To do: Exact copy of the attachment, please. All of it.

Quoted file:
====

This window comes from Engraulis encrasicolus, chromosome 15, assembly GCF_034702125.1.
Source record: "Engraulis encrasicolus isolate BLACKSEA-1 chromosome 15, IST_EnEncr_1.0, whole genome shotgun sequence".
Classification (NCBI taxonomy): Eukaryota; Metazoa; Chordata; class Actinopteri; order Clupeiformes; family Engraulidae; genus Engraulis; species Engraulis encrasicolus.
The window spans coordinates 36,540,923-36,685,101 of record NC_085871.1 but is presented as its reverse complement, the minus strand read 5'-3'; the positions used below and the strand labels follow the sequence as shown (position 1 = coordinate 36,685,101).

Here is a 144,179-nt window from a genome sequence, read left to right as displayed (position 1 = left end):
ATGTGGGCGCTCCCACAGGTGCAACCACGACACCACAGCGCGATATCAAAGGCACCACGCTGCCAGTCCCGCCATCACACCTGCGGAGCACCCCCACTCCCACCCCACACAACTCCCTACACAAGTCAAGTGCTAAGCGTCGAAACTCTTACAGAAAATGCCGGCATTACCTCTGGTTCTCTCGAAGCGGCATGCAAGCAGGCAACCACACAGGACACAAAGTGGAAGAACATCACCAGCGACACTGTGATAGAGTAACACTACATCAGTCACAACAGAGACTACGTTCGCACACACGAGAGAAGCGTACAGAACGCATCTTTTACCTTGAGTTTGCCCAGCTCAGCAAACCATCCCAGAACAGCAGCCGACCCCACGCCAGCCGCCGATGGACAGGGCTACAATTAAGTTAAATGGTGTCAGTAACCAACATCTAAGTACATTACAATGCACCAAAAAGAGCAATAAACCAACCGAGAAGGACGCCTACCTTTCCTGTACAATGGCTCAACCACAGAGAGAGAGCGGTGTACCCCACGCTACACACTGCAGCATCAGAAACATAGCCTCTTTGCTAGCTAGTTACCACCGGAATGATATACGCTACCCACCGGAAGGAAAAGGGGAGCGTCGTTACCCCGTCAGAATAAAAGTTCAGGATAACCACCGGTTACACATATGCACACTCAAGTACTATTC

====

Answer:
This window comes from Engraulis encrasicolus, chromosome 15, assembly GCF_034702125.1.
Source record: "Engraulis encrasicolus isolate BLACKSEA-1 chromosome 15, IST_EnEncr_1.0, whole genome shotgun sequence".
Classification (NCBI taxonomy): Eukaryota; Metazoa; Chordata; class Actinopteri; order Clupeiformes; family Engraulidae; genus Engraulis; species Engraulis encrasicolus.
The window spans coordinates 36,540,923-36,685,101 of record NC_085871.1 but is presented as its reverse complement, the minus strand read 5'-3'; the positions used below and the strand labels follow the sequence as shown (position 1 = coordinate 36,685,101).

Here is a 144,179-nt window from a genome sequence, read left to right as displayed (position 1 = left end):
ATGTGGGCGCTCCCACAGGTGCAACCACGACACCACAGCGCGATATCAAAGGCACCACGCTGCCAGTCCCGCCATCACACCTGCGGAGCACCCCCACTCCCACCCCACACAACTCCCTACACAAGTCAAGTGCTAAGCGTCGAAACTCTTACAGAAAATGCCGGCATTACCTCTGGTTCTCTCGAAGCGGCATGCAAGCAGGCAACCACACAGGACACAAAGTGGAAGAACATCACCAGCGACACTGTGATAGAGTAACACTACATCAGTCACAACAGAGACTACGTTCGCACACACGAGAGAAGCGTACAGAACGCATCTTTTACCTTGAGTTTGCCCAGCTCAGCAAACCATCCCAGAACAGCAGCCGACCCCACGCCAGCCGCCGATGGACAGGGCTACAATTAAGTTAAATGGTGTCAGTAACCAACATCTAAGTACATTACAATGCACCAAAAAGAGCAATAAACCAACCGAGAAGGACGCCTACCTTTCCTGTACAATGGCTCAACCACAGAGAGAGAGCGGTGTACCCCACGCTACACACTGCAGCATCAGAAACATAGCCTCTTTGCTAGCTAGTTACCACCGGAATGATATACGCTACCCACCGGAAGGAAAAGGGGAGCGTCGTTACCCCGTCAGAATAAAAGTTCAGGATAACCACCGGTTACACATATGCACACTCAAGTACTATTC